# Observational evidence for chemical ozone depletion over the Arctic in winter 1991–92

## Abstract

LONG-TERM depletion of ozone has been observed since the early 1980s in the Antarctic polar vortex, and more recently at mid-latitudes in both hemispheres, with most of the ozone loss occurring in the lower stratosphere1. Insufficient measurements of ozone exist, however, to determine decadal trends in ozone concentration in the Arctic winter. Several studies of ozone concentrations in the Arctic vortex have inferred that chemical ozone loss has occurred2–11; but because natural variations in ozone concentration at any given location can be large, deducing long-term trends from time series is fraught with difficulties. The approaches used previously have often been indirect, typically relying on relationships between ozone and long-lived tracers. Most recently Manney et al.11used such an approach, based on satellite measurements, to conclude that the observed ozone decrease of about 20% in the lower stratosphere in February and March 1993 was caused by chemical, rather than dynamical, processes. Here we report the results of a new approach to calculate chemical ozone destruction rates that allows us to compare ozone concentrations in specific air parcels at different times, thus avoiding the need to make assumptions about ozone/tracer ratios. For the Arctic vortex of the 1991-92 winter we find that, at 20 km altitude, chemical ozone loss occurred only between early January and mid February and that the loss is proportional to the exposure to sunlight. The timing and magnitude are broadly consistent with existing understanding of photochemical ozone-depletion processes.

## Access options

from\$8.99

All prices are NET prices.

## References

1. 1

Harris, N. R. P. et al. Scientific Assessment of Ozone Depletion: 1994 Ch. 1 (WMO Global Ozone Research and Monitoring Project, Report No. 37) (World Meteorological Organisation, Geneva, 1995).

2. 2

Hofmann, D. J. et al. Nature 340, 117–121 (1989).

3. 3

Schoeberi, M. R. et al. Geophys. Res. Lett. 17, 469–472 (1990).

4. 4

McKenna, D. S. et al. Geophys. Res. Lett. 17, 553–556 (1990).

5. 5

Hofmann, D. J. & Deshler, T. Nature 349, 300–305 (1991).

6. 6

Koike, M. et al. Geophys. Res. Lett. 18, 791–794 (1991).

7. 7

Kyrö, E. et al. J. geophys. Res. 97, 8083–8091 (1992).

8. 8

Proffitt M. H. et al. Science 261, 1150–1154 (1993).

9. 9

Braathen, G. O. et al. Geophys. Res. Lett. 21, 1407–1410 (1994).

10. 10

Larsen, N., Knudsen, B. M., Mikkelsen, I. St., Jørgensen, T. S. & Eriksen, P. Geophys. Res. Lett. 21, 1611–1614 (1994).

11. 11

Manney, G. L. et al. Nature 370, 429–434 (1994).

12. 12

Knudsen, B. M. & Carver, G. D. Geophys. Res. Lett. 21, 1199–1202 (1994).

13. 13

Kerr, J. B. et al. Atmosphere-Ocean 32, 685–716 (1994).

14. 14

Carver, G. D., Norton, W. A. & Pyle, J. A. Geophys. Res. Lett. 21, 1451–1454 (1994).

15. 15

Geleyn, J. F. & Hollingsworth, A. Beitr. Phys. Atmos. 52, 1–16 (1979).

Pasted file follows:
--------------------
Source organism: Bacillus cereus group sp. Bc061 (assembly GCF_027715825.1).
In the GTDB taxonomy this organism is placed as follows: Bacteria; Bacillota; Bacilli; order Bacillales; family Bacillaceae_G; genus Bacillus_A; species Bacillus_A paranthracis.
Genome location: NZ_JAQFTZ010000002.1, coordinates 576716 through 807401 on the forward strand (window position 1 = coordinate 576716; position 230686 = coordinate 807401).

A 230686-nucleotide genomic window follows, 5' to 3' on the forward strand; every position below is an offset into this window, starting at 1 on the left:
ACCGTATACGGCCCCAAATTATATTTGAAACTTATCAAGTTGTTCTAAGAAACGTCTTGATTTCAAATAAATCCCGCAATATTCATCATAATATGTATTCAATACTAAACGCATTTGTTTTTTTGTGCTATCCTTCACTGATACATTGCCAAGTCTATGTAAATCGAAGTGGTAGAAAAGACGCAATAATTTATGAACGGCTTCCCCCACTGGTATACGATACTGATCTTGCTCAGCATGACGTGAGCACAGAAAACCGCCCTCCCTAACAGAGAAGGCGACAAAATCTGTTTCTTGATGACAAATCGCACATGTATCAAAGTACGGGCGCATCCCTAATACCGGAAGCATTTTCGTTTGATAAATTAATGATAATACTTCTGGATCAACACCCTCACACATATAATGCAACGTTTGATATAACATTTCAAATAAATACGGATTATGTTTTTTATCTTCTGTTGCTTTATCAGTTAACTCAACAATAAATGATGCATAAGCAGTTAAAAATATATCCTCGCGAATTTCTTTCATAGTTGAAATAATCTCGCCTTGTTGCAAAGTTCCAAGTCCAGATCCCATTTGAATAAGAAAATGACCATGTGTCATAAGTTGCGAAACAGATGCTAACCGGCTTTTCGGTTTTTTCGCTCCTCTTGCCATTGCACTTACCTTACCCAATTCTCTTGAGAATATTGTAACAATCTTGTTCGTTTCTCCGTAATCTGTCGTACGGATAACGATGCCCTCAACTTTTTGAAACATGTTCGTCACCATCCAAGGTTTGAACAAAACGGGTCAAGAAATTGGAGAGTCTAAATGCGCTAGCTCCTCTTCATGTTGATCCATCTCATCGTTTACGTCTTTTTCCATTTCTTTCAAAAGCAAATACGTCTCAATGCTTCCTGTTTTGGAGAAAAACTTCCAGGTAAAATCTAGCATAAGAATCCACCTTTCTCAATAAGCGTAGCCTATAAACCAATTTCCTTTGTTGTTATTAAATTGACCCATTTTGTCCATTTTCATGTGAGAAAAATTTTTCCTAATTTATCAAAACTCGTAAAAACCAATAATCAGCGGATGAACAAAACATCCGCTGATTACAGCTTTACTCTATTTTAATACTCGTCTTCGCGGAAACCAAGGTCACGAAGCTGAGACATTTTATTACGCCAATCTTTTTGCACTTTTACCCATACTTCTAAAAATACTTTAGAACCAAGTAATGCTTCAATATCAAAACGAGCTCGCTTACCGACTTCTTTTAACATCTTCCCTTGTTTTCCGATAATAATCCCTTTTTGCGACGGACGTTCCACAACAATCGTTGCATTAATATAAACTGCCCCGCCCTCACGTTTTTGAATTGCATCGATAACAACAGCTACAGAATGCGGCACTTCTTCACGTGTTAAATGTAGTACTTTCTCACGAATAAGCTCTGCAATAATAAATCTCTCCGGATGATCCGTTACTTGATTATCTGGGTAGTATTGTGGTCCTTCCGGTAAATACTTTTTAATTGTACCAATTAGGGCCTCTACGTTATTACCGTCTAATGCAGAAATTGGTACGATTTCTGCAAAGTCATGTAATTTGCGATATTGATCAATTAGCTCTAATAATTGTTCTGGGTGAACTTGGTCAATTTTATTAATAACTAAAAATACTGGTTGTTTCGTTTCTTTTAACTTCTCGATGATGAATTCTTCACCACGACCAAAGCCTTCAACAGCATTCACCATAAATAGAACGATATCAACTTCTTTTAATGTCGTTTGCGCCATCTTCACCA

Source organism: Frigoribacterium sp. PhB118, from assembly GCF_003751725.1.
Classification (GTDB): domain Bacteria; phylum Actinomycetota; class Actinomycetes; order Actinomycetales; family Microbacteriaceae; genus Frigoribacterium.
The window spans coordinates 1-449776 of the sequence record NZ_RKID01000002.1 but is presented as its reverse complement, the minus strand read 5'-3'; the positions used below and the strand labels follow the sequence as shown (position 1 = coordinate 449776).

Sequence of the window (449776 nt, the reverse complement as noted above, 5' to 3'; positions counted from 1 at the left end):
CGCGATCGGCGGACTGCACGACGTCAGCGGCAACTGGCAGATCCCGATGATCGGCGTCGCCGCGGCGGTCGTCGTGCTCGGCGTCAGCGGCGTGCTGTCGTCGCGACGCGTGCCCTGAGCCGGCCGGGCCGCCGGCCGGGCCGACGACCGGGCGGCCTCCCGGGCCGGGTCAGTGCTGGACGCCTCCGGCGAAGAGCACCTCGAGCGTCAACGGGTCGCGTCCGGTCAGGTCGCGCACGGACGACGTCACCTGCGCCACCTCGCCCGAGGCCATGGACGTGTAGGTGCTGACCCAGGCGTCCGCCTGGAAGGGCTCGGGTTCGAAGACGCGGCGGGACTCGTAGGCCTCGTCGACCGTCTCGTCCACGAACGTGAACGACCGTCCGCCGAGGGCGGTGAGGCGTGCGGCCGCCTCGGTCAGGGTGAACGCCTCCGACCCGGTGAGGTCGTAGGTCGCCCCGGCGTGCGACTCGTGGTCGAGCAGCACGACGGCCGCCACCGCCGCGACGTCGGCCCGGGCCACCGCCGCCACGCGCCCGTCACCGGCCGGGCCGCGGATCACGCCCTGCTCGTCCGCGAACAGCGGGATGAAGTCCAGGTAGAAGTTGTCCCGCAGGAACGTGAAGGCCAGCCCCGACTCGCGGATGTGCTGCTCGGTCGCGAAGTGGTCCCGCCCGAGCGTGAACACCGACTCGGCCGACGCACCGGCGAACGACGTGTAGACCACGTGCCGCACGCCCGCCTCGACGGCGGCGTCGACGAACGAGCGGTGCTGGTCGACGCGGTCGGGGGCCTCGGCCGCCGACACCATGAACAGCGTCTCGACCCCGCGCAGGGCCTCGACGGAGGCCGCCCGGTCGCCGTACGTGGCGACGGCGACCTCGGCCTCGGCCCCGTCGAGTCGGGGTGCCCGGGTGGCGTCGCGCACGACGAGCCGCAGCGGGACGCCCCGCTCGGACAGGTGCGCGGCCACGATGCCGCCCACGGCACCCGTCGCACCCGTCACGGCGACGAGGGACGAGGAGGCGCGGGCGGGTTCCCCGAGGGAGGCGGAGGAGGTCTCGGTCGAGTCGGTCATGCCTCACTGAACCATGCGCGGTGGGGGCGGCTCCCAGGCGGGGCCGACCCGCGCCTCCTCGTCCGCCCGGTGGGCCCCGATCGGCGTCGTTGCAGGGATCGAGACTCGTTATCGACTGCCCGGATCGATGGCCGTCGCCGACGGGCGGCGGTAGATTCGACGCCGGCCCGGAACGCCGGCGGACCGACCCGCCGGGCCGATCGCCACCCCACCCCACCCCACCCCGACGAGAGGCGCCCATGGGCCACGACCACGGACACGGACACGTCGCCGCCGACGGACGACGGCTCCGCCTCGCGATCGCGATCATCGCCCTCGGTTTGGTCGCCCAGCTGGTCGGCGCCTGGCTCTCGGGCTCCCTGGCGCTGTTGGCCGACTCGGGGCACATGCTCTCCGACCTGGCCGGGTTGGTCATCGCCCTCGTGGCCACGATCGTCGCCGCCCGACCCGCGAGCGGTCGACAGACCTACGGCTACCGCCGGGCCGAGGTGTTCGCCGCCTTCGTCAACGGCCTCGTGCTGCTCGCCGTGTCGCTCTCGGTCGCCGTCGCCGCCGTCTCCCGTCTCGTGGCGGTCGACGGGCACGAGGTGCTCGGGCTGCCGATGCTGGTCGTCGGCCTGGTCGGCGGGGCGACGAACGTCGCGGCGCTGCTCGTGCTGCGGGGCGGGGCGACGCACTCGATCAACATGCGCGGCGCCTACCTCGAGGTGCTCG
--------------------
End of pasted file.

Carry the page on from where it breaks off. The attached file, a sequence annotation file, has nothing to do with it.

16. 16

Morcrette, J. J. Tech. Memo. 165 (Res. Dep. Eur. Cent. for Medium Range Weather Fore-casts, Reading, UK, 1989).

17. 17

Morcrette, J. J. J. geophys. Res. 96, 9121–9132 (1991).

18. 18

Lutman, E. R., Toumi, R., Jones, R. L., Lary, D. J. & Pyle, J. A. Geophys. Res. Lett. 21, 1415–1418 (1994).

19. 19

Müller, R. et al. Geophys. Res. Lett. 21, 1427–1430 (1994).

20. 20

Browell, E. V. et al. Science 261, 1155–1158 (1993).

21. 21

Salawitch, R. J. et al. Science 261, 1146–1149 (1993).

22. 22

Hoskins, B. J., Mclntyre, M. E. & Robinson, A. W. Q. Jl R. met. Soc. 111, 877–946 (1985).

23. 23

Rosenfield, J. E., Newman, P. A. & Schoeberl, M. R. J. geophys. Res. 99, 16677–16689 (1994).

24. 24

Strahan, S. E., Rosenfield, J. E., Loewenstein, M., Podolske, J. R. & Weaver, A. J. geophys. Res. 99, 20713–20723 (1994).

25. 25

Farman, J. C., O'Neill, A. & Swinbank, R. Geophys. Res. Lett. 21, 1195–1198 (1994).

26. 26

Naujokat, B., Petzoldt, K., Labitzke, K. (Met. Inst. report Beilage zur Berliner Wetterkarte, SO 18/92, Berlin, 1992).

27. 27

Newman, P. A. et al. Science 261, 1130–1158 (1993).

28. 28

Godin, S. et al. Geophys. Res. Lett. 21, 1335–1338 (1994).

29. 29

Waters, J. W. et al. Nature 362, 597–602 (1993).

30. 30

Geophys. Res. Lett. 21, 1189–1490 (1994).

31. 31

Geophys. Res. Lett. 20, 2499–2578 (1993).

32. 32

Science 261, 1130–1158 (1993).

## Rights and permissions

Reprints and Permissions

von der Gathen, P., Rex, M., Harris, N. et al. Observational evidence for chemical ozone depletion over the Arctic in winter 1991–92. Nature 375, 131–134 (1995) doi:10.1038/375131a0

• #### DOI

https://doi.org/10.1038/375131a0

• ### The cause of the strengthening of the Antarctic polar vortex during October–November periods

•  & Ekaterina Savelieva

Journal of Atmospheric and Solar-Terrestrial Physics (2019)

• ### Arctic polar vortex splitting in early January: The role of Arctic sea ice loss

•  & Ekaterina Savelieva

Journal of Atmospheric and Solar-Terrestrial Physics (2019)

• ### First Reprocessing of Southern Hemisphere ADditional OZonesondes Profile Records: 3. Uncertainty in Ozone Profile and Total Column

• Jacquelyn C. Witte
• , Anne M. Thompson
• , Herman G. J. Smit
• , Holger Vömel
• , Françoise Posny
•  & Rene Stübi

Journal of Geophysical Research: Atmospheres (2018)

• ### Trends and annual cycles in soundings of Arctic tropospheric ozone

• Bo Christiansen
• , Nis Jepsen
• , Rigel Kivi
• , Georg Hansen
• , Niels Larsen
•  & Ulrik Smith Korsholm

Atmospheric Chemistry and Physics (2017)

• ### Intercomparison of meteorological analyses and trajectories in the Antarctic lower stratosphere with Concordiasi superpressure balloon observations

• Lars Hoffmann
• , Albert Hertzog
• , Thomas Rößler
• , Olaf Stein
•  & Xue Wu

Atmospheric Chemistry and Physics (2017)